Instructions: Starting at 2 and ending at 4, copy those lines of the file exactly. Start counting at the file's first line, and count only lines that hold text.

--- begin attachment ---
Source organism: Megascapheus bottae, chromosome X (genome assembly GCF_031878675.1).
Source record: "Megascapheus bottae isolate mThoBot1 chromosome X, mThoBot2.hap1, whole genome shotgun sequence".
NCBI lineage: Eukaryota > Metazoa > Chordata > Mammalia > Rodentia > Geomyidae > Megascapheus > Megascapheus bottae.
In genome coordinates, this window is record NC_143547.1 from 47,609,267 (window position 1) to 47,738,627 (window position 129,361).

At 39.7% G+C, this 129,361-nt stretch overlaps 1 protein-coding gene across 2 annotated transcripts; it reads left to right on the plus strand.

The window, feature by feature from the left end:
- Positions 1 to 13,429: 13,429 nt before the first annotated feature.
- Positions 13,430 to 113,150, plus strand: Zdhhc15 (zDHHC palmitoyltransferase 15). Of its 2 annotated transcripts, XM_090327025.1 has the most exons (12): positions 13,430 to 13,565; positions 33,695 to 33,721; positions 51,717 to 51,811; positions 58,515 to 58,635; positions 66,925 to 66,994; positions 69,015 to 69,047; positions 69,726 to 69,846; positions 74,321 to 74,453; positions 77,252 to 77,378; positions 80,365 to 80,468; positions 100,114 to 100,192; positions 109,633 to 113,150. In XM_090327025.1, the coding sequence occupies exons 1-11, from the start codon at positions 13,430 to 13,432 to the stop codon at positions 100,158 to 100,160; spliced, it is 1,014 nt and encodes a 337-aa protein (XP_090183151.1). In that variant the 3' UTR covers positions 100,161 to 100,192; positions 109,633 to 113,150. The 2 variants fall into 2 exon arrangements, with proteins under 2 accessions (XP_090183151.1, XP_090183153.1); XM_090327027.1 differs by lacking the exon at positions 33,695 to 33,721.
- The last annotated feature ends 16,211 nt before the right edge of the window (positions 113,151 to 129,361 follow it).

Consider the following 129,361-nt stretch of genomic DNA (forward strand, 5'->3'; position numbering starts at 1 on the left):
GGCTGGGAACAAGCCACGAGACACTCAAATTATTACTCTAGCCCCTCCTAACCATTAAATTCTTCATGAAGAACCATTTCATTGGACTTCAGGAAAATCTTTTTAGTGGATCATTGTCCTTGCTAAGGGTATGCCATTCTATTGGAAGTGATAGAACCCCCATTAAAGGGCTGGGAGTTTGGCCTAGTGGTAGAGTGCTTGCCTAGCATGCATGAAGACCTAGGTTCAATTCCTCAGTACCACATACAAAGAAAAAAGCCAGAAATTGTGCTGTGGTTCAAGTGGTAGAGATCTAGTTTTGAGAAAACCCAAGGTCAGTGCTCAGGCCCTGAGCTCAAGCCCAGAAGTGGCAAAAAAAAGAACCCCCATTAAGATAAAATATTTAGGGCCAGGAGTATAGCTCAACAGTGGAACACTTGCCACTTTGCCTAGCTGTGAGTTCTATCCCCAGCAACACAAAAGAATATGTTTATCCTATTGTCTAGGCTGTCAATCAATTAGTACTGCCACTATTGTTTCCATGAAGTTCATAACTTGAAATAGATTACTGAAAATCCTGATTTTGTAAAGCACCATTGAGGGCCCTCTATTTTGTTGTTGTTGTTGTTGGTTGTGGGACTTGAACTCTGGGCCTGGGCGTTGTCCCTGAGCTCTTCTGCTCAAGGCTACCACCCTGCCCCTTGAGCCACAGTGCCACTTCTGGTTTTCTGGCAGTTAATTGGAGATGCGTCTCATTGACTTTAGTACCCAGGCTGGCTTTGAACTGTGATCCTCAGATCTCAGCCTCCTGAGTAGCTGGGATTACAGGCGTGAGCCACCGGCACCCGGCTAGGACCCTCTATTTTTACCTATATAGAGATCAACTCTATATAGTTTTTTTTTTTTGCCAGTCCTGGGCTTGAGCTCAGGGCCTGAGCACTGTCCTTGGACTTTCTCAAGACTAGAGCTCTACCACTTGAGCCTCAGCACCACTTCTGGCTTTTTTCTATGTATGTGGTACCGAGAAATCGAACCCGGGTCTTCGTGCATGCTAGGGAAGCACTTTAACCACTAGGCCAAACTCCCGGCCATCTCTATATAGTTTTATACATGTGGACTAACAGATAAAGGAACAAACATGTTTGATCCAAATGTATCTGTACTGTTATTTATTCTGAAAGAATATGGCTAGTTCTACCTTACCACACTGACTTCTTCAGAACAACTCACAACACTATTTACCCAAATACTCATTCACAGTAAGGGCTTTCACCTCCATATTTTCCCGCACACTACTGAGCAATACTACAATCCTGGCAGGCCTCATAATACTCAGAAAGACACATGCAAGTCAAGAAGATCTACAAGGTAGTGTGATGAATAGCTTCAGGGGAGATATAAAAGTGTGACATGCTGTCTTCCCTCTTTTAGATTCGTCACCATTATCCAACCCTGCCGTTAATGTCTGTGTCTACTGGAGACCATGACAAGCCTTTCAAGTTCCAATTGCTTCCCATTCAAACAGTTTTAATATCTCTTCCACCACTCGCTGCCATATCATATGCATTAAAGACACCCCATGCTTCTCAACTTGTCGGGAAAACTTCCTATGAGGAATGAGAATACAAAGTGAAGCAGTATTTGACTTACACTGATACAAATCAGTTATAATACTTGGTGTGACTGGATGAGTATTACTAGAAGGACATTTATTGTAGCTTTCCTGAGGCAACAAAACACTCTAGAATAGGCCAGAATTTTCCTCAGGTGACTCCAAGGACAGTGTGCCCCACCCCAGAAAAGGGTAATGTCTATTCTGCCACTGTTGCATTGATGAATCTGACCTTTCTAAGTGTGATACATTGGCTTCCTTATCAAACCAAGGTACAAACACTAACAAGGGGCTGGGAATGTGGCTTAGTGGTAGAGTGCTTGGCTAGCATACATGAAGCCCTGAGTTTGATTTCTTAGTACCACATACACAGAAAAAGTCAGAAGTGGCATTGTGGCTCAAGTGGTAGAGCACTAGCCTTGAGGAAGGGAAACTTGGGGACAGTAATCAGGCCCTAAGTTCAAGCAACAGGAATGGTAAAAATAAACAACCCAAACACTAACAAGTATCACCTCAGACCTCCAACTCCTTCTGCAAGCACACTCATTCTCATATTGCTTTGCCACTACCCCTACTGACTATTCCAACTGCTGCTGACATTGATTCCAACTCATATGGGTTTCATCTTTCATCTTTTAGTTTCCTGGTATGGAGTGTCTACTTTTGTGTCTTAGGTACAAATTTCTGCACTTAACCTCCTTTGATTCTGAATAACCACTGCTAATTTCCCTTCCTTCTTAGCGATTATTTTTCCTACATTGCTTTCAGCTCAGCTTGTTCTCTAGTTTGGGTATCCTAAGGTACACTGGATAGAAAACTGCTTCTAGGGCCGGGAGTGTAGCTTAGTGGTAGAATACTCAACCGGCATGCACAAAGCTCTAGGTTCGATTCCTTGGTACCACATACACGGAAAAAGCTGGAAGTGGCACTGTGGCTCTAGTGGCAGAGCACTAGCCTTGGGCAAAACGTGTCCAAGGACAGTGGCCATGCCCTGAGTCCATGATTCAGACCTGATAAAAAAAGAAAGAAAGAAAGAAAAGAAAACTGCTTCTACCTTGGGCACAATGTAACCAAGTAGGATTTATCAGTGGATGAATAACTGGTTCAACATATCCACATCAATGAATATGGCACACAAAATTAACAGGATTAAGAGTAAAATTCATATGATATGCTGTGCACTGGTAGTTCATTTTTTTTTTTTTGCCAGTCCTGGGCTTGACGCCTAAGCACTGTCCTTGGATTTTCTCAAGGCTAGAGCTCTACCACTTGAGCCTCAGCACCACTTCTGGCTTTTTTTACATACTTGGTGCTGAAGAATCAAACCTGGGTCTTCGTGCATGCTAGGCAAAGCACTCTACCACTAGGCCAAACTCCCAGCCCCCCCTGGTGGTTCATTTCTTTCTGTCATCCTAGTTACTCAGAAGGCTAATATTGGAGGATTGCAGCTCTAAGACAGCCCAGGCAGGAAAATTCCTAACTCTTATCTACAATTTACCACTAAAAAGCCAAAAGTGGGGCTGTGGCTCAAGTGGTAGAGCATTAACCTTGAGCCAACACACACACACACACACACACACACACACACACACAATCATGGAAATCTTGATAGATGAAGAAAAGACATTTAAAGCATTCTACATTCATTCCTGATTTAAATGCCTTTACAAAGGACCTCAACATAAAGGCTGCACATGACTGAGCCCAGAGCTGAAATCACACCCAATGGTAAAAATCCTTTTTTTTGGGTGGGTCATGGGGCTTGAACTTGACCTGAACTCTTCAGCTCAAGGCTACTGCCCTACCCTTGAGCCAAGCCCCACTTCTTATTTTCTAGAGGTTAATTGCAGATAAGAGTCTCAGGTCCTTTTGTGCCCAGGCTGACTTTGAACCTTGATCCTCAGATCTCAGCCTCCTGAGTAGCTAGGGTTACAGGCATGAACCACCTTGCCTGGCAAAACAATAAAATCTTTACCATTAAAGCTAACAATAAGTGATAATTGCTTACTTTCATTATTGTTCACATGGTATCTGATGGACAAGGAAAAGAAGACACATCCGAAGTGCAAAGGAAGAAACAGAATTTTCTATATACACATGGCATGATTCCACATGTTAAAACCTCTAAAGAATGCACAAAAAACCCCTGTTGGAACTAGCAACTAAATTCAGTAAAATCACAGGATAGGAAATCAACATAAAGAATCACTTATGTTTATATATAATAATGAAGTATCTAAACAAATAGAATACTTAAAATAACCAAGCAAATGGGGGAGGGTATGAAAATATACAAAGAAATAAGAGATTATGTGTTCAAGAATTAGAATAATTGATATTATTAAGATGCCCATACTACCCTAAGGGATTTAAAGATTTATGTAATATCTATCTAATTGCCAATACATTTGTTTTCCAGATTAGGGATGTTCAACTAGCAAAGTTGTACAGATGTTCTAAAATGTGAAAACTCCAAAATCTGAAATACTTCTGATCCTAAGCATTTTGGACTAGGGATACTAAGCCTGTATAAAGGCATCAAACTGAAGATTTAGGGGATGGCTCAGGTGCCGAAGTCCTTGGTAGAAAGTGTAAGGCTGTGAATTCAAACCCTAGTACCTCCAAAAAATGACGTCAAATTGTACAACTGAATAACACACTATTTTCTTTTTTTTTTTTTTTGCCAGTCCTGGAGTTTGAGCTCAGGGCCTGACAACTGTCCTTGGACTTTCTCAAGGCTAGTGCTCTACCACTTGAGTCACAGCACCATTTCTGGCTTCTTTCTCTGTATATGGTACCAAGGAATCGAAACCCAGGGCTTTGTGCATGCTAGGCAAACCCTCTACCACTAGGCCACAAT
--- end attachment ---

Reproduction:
Source record: "Megascapheus bottae isolate mThoBot1 chromosome X, mThoBot2.hap1, whole genome shotgun sequence".
NCBI lineage: Eukaryota > Metazoa > Chordata > Mammalia > Rodentia > Geomyidae > Megascapheus > Megascapheus bottae.
In genome coordinates, this window is record NC_143547.1 from 47,609,267 (window position 1) to 47,738,627 (window position 129,361).